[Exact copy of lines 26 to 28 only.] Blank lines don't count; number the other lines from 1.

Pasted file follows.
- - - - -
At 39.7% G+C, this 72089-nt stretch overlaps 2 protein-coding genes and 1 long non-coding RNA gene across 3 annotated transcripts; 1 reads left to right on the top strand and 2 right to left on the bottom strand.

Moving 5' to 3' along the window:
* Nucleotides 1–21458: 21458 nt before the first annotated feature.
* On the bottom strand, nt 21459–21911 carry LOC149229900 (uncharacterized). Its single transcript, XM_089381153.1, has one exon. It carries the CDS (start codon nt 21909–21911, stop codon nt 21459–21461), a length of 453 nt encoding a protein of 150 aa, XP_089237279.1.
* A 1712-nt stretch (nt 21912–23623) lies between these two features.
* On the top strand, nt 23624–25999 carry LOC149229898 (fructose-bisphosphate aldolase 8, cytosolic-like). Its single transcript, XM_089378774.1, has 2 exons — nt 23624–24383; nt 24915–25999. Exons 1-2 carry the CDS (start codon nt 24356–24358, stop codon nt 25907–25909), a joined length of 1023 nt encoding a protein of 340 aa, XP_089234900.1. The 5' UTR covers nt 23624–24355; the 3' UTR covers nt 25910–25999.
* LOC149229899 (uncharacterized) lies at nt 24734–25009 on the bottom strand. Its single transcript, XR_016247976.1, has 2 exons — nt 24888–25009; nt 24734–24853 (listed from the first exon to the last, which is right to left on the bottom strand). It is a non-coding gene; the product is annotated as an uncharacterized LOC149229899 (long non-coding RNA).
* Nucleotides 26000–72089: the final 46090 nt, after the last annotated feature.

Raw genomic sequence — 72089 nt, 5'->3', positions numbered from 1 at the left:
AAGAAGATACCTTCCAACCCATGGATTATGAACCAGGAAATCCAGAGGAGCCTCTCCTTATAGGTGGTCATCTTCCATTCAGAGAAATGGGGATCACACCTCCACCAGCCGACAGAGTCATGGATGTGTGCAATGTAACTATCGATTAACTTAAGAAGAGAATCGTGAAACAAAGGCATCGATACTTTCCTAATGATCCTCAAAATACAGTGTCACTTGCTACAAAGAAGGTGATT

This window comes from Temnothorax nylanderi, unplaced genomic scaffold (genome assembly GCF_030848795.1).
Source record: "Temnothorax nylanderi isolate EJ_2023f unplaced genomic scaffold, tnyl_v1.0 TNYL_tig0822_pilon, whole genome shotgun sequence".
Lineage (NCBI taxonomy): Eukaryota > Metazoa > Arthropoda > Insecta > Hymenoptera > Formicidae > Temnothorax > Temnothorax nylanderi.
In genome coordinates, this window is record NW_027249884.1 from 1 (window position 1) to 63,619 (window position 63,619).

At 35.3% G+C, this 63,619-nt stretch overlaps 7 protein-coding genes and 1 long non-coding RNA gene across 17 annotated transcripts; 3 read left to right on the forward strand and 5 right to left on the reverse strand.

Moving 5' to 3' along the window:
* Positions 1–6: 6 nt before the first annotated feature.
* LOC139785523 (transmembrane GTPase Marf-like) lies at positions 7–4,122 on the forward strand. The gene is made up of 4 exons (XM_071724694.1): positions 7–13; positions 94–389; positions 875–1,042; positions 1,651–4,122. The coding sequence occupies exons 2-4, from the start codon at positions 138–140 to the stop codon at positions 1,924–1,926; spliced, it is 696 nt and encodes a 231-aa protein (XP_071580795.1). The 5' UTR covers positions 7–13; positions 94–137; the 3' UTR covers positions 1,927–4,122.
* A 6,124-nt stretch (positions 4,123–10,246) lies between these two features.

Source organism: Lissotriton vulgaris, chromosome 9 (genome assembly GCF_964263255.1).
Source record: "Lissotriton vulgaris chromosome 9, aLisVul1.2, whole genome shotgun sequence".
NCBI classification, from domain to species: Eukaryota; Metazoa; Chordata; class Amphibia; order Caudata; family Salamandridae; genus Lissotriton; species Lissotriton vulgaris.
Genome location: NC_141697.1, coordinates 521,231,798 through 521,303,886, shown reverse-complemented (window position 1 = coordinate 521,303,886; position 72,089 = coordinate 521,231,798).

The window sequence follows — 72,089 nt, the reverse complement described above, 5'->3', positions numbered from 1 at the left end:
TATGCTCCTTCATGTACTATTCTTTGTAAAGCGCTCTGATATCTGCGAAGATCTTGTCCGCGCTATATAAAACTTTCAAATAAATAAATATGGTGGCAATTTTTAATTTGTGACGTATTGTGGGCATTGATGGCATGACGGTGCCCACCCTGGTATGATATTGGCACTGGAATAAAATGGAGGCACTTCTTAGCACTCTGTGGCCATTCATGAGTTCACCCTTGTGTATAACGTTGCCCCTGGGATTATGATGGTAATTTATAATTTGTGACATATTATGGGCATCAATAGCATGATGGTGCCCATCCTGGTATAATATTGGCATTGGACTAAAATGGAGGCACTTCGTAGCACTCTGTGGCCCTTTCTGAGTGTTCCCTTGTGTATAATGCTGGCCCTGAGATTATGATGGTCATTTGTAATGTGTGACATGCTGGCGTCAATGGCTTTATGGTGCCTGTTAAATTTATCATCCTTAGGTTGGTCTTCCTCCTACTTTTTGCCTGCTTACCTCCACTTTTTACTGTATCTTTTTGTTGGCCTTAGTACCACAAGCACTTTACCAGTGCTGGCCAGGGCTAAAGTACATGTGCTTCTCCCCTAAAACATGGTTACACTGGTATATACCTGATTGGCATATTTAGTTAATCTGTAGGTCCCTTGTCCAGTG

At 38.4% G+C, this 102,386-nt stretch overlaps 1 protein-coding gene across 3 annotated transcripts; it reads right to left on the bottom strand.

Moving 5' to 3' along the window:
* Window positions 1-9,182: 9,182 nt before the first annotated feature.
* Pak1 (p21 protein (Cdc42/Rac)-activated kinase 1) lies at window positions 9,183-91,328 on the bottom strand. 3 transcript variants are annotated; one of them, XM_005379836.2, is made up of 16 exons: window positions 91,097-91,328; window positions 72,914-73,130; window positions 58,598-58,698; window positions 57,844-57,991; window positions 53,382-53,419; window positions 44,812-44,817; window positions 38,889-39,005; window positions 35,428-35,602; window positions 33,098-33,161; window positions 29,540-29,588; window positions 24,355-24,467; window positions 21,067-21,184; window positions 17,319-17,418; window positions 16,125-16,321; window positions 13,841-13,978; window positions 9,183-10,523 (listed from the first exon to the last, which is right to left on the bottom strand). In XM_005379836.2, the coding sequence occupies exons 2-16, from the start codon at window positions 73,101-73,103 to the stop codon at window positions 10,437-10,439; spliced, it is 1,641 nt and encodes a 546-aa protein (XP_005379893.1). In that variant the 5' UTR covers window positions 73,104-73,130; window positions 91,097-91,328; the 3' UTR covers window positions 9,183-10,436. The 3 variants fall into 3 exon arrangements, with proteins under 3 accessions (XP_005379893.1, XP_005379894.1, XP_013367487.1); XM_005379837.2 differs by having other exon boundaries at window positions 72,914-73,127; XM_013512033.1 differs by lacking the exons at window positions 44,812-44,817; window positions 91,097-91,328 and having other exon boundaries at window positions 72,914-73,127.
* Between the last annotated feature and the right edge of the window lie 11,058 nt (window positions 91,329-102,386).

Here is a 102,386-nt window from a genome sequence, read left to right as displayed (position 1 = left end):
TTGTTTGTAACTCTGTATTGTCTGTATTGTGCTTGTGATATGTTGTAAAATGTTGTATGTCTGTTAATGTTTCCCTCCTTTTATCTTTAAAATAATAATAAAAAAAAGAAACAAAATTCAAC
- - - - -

At 38.4% G+C, this 102,386-nt stretch overlaps 1 protein-coding gene across 3 annotated transcripts; it reads right to left on the bottom strand.

Moving 5' to 3' along the window:
* Window positions 1-9,182: 9,182 nt before the first annotated feature.